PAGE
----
circles twice,
and takes up as much space
as you will give it.



American Life in Poetry is made possible by The Poetry Foundation (www.poetryfoundation.org), publisher of Poetry magazine. It is also supported by the Department of English at the University of Nebraska-Lincoln. Poem copyright ©2003 by Joyce Sidman, whose most recent book of poems is Swirl by Swirl: Spirals in Nature, Houghton Mifflin Books for Children, 2011. Poem reprinted from The World According to Dog, Houghton Mifflin, 2003, by permission of Joyce Sidman and the publisher. Introduction copyright © 2013 by The Poetry Foundation. The introduction’s author, Ted Kooser, served as United States Poet Laureate Consultant in Poetry to the Library of Congress from 2004-2006. We do not accept unsolicited manuscripts.

(Source: americanlifeinpoetry.org)

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Thursday Night at the Redlight Redlight

There’s a little bar in town called the Redlight Redlight. I say “little” though it’s no longer so, having moved twice since I wrote this piece. But six years ago, it was in a little upstairs space in Hannibal Square. You just looked for the “Bakery” awning near the Chez Vincent, and next to that, the “Bar” awning over the stairs leading up and in. It was dark and brick and exposed pipe, and on this night, a place for writing. 

Thursday Night at the Redlight Redlight … 

Energy here is cool, 

a 30-something wanna-be beatnik chill of 

live jazz trio 

(Stand-up base, guitar, and drum): 

hip-casual cats who gather to play for other 

hip-casual cats because they enjoy it, 

savor it, 

play with it like 

a fine wine rolled on the tongue 

some evening, in jeans on the back patio 

once the weather has turned to just the cool side of balmy, 

laughter and chatter dancing with the leaves of 

Wisteria, Jasmine, antique rose 

languishing on the arbor … 

glint of drink glasses and wine glasses glittering with 

the light of oil lamps set out to 

scare away the late September mosquitos, 

eyeglasses shining with the sparkle of ideas 

their coveted eyes leak, 

laugh lines crinkling and 

eye teeth grinning through the wide-mouthed conversations of

comfort with friends. 

Back from fantasy, I find myself 

temporary party of one, watcher of belongings, left to my imaginings at a table 

full of clutter — empty cans and half-full glasses abandoned for 

the moments to smoke a 21st birthday cigar.

I was asked earlier this evening to come up with a bit of wisdom —

some vaguely recognizable thought-meme to to plant in my baby brother’s brain.

Live the life you love, and 

Love the life you live. 

I could sit here for the evening, listening to the 

texture of language, 

catching only the occasional word, 

and laughter cutting sharp-quick through the murmur, like 

a jumping fish momentarily recognizable before 

falling back into the water, 

to leave ripples, hints of passage, here … 

I try to pin to drunkenness the effect of 

losing the distinctions, but 

deeper thought shows me that it’s a thousand different currents making this sea of sound.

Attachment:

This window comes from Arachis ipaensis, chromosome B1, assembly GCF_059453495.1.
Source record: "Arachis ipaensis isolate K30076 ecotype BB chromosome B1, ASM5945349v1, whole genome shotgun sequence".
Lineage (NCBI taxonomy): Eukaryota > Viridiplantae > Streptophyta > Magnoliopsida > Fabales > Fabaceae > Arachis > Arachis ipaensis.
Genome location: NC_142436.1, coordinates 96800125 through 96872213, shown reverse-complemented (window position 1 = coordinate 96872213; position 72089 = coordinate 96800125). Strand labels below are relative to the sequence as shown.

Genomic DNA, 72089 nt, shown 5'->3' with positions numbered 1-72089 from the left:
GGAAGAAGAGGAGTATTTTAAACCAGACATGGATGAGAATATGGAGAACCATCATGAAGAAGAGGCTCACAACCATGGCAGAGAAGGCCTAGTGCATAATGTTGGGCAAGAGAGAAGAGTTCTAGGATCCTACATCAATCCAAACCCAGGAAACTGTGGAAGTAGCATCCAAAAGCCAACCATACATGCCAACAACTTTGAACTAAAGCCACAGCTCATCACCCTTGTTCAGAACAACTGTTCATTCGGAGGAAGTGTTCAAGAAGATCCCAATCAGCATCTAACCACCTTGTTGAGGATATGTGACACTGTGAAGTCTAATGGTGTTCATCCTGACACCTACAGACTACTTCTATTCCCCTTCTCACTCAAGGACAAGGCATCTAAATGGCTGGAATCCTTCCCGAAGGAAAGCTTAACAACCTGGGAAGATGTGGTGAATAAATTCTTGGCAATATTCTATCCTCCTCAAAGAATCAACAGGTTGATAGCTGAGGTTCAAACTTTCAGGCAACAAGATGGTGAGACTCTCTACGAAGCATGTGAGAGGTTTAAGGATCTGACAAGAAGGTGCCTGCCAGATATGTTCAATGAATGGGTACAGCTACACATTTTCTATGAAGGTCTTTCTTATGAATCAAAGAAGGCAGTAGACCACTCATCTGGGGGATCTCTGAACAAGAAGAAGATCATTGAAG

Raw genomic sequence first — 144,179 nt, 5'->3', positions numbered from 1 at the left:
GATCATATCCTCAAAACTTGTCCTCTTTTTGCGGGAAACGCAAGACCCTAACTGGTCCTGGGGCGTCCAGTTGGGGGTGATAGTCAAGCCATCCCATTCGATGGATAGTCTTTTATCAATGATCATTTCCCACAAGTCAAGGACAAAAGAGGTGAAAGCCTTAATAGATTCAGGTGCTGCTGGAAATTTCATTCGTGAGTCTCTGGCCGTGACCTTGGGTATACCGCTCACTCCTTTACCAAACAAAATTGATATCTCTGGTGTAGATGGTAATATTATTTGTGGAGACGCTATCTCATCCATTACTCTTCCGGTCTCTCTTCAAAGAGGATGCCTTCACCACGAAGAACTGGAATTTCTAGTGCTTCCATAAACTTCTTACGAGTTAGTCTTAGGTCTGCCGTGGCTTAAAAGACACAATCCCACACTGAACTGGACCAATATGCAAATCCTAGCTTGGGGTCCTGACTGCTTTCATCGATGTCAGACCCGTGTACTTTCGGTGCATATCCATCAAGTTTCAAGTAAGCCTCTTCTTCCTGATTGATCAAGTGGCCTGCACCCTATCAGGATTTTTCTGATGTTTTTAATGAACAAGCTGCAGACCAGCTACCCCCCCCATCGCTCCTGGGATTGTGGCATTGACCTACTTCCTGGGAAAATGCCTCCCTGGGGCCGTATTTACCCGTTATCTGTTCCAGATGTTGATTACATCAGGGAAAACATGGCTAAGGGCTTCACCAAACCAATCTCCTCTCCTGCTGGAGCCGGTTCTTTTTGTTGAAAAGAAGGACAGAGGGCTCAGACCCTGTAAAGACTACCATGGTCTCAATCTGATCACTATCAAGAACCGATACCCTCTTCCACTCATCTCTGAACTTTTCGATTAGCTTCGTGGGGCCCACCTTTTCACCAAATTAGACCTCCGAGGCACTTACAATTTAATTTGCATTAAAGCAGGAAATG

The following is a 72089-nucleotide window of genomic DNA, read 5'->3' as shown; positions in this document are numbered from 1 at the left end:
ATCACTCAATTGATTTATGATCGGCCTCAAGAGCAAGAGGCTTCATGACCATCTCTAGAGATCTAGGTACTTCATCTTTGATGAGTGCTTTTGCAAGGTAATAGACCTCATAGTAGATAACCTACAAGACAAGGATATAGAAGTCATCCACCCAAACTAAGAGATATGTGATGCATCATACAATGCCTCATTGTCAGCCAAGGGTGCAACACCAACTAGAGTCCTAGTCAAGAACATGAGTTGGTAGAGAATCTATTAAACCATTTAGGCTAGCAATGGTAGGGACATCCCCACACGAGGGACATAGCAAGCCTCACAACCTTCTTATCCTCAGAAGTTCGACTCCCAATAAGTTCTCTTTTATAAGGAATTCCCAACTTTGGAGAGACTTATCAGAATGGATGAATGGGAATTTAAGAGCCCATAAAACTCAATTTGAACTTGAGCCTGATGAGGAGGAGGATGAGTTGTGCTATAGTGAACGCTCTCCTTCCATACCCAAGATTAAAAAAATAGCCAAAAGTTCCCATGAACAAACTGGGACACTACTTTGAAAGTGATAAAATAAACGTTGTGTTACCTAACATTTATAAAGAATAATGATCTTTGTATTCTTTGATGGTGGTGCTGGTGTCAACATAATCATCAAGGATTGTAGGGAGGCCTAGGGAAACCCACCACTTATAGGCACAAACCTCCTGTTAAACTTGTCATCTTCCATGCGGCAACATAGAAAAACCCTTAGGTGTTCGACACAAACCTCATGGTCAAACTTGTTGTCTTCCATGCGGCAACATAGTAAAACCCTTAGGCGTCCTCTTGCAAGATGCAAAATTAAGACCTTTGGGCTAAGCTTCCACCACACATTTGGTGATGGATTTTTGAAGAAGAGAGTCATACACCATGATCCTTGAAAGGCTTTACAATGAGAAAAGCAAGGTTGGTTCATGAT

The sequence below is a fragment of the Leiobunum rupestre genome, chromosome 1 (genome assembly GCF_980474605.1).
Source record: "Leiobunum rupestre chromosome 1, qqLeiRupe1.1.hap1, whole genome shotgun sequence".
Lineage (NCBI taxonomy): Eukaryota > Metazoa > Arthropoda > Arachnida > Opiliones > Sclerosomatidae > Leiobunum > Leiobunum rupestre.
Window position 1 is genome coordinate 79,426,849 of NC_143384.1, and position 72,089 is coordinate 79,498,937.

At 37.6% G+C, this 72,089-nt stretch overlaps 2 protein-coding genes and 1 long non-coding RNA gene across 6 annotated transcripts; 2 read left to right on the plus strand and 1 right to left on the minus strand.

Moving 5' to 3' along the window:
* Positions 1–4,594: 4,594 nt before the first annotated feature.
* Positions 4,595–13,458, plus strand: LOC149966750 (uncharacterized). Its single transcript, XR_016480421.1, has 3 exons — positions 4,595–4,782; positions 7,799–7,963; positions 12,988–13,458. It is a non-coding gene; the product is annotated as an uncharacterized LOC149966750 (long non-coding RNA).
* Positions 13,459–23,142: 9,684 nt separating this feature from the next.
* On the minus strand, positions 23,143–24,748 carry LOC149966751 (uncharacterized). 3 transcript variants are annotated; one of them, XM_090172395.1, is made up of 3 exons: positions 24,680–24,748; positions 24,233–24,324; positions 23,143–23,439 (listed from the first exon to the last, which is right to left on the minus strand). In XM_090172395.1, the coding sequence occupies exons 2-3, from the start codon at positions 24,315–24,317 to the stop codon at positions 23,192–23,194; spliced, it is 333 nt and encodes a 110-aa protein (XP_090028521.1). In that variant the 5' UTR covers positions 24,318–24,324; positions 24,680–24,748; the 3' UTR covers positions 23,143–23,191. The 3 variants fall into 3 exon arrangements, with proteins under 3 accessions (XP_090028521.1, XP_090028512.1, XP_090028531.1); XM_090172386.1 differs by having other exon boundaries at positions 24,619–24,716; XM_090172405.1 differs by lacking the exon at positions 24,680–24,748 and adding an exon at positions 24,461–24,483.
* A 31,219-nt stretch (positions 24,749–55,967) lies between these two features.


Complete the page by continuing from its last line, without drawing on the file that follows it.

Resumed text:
Not just 

surfaces, and 

spaces, and 

crowd … 

not just the mood of every vocal individual, 

or the sound absorbing properties of every silent one. 

It’s the totality – set by beer and food and human interaction,

flavored by the passion coming from the three musician’s chatter during break,

and with their rapid fire answers to the questions posed,

responding quick and lively with an inner fire,

burning through the names of guitars, amplifiers, nationalities, and 

vagaries of use, 

before heading back to stage to play another set.

Live.

And Love.

© Naomi Butterfield 2007

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American Life in Poetry: Column 435

BY TED KOOSER, U.S. POET LAUREATE



Perhaps there’s a kind of afterlife that is made up of our memories of a departed person, especially as these cling to that person’s belongings. Bruce Snider, who lives and teaches in California, suggests that here. 




Afterlife 

I wake to leafless vines and muddy fields,
patches of standing water. His pocketknife

waits in my dresser drawer, still able to gut fish.
I pick up his green shirt, put it on for the fourth day

in a row. Outside, the rusty nail he hammered
catches me, leaves its stain on everything.

The temperature drops, the whole shore
filling with him: his dented chew can, waders,

the cattails kinked, bowing their distress.
At the pier, I use his old pliers to ready the line:

fatheads, darters, a blood worm jig. Today, the lake’s
one truth is hardness. When the trout bite,

I pull the serviceable things glistening into air.



American Life in Poetry is made possible by The Poetry Foundation (www.poetryfoundation.org), publisher of Poetry magazine. It is also supported by the Department of English at the University of Nebraska-Lincoln. Poem copyright ©2012 by Bruce Snider from his most recent book of poems, Paradise, Indiana, Pleiades Press, 2012. Poem reprinted by permission of Bruce Snider and the publisher. Introduction copyright © 2013 by The Poetry Foundation. The introduction’s author, Ted Kooser, served as United States Poet Laureate Consultant in Poetry to the Library of Congress from 2004-2006. We do not accept unsolicited manuscripts.

(Source: americanlifeinpoetry.org)